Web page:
Back in the days of $16 barrels of oil (it really was that low only a decade ago) when all the brouhaha began in the wake of the 9/11 hysteria and the “Axis of Evil” speech, some of my colleagues were discussing what ought to be done in light of our Afghan invasion and the all-but-certain Iraqi imbroglio.
I listened to erstwhile political allies discuss how we should invade, occupy, and otherwise “teach them a lesson.” It was clear the Afghans and Iraqis on the ground would pay the price of the tutoring.
As the heretic I am, I suggested we allow the Taliban to turn Osama over to The Hague as they’d offered to do under condition he be tried in a court of law with evidence open to the public. It seemed less expensive and preferable to war, which always costs more and lasts longer than we expect.
My colleagues were outraged. Clearly I did not have enough pro-American bloodlust running through my heart. I said that I was definitely against war as a solution to a problem that two earlier wars—the Soviet War in Afghanistan and the First Gulf War—had created. But I added that if America went to war, it ought to be done the effective way.
“What way was that?” they asked.
“The Boer War way,” I said.
For those unfamiliar, the Boer Wars were conflicts over political control and independence waged in southern Africa between 1880-1881 and later from 1899-1902. The second war is what’s pertinent here. The British weren’t amateurs in those days. When they wanted a piece of land, in this case one held by Dutch farmers, they took it in the most menacing way possible.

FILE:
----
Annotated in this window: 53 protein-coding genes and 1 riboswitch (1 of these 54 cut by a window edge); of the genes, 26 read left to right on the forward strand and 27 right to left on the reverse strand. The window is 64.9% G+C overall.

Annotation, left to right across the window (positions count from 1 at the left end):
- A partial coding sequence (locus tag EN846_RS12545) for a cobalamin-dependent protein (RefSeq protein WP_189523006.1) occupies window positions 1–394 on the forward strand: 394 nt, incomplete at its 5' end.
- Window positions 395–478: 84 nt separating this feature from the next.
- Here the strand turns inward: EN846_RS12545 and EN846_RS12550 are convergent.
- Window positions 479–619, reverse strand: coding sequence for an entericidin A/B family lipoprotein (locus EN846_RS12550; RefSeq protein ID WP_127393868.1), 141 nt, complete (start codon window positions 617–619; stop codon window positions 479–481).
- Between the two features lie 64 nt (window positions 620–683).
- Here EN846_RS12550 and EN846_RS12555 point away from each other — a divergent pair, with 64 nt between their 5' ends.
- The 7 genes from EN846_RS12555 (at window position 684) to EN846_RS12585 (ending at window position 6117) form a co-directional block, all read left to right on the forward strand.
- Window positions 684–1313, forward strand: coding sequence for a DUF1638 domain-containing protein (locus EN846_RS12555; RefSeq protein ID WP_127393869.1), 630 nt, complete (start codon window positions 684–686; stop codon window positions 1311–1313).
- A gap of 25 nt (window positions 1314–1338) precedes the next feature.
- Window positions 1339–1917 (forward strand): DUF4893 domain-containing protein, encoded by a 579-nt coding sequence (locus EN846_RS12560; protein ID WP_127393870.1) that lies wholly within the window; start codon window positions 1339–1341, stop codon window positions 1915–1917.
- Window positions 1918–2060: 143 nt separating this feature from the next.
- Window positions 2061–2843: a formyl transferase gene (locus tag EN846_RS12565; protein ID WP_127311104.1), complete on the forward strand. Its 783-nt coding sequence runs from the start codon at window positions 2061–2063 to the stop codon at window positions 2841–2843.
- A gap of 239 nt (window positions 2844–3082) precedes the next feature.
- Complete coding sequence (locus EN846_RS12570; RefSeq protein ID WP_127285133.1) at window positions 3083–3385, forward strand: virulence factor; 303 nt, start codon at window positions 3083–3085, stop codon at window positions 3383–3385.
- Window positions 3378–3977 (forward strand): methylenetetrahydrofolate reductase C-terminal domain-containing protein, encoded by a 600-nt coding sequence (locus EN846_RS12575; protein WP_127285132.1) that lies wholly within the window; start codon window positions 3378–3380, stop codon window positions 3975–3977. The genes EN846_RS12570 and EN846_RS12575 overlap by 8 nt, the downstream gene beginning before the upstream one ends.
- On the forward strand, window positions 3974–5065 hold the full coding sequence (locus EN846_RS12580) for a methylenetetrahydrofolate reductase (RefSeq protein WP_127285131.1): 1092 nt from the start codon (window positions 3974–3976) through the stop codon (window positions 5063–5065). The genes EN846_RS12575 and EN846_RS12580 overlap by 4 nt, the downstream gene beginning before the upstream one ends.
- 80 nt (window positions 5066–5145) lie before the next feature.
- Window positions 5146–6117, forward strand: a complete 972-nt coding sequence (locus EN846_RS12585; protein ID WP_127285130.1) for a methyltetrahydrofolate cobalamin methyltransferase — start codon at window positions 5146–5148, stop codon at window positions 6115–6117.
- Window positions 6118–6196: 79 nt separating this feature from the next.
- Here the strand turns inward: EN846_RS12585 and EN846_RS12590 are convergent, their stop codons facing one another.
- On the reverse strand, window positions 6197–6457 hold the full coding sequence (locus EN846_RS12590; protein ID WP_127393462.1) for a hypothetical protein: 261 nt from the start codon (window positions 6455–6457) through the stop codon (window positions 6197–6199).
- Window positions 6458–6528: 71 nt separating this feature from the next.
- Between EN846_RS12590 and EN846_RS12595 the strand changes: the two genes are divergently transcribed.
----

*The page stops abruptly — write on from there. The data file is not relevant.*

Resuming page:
To wit, they built a series of concentration camps to intern the region’s civilian population. Women, children, and babies were all included, often with cruel and sometimes mortal results.
As unremittingly brutal as this method was, the British won the war, took the territory, and held it profitably for the next several decades. It was only when the British went weak and lost their mettle that they surrendered the prize.
This shocked the table. Did I really mean to erect concentration camps all across Afghanistan and Iraq? Yes, but not the later German model—the original British version. In other words, detention-only.
It was obvious if war began we would be engaged for at least a half-decade and probably more. Even if peace came quickly, the examples of Japan, South Korea, and others show that once the American boot is planted on foreign soil it takes firm root.
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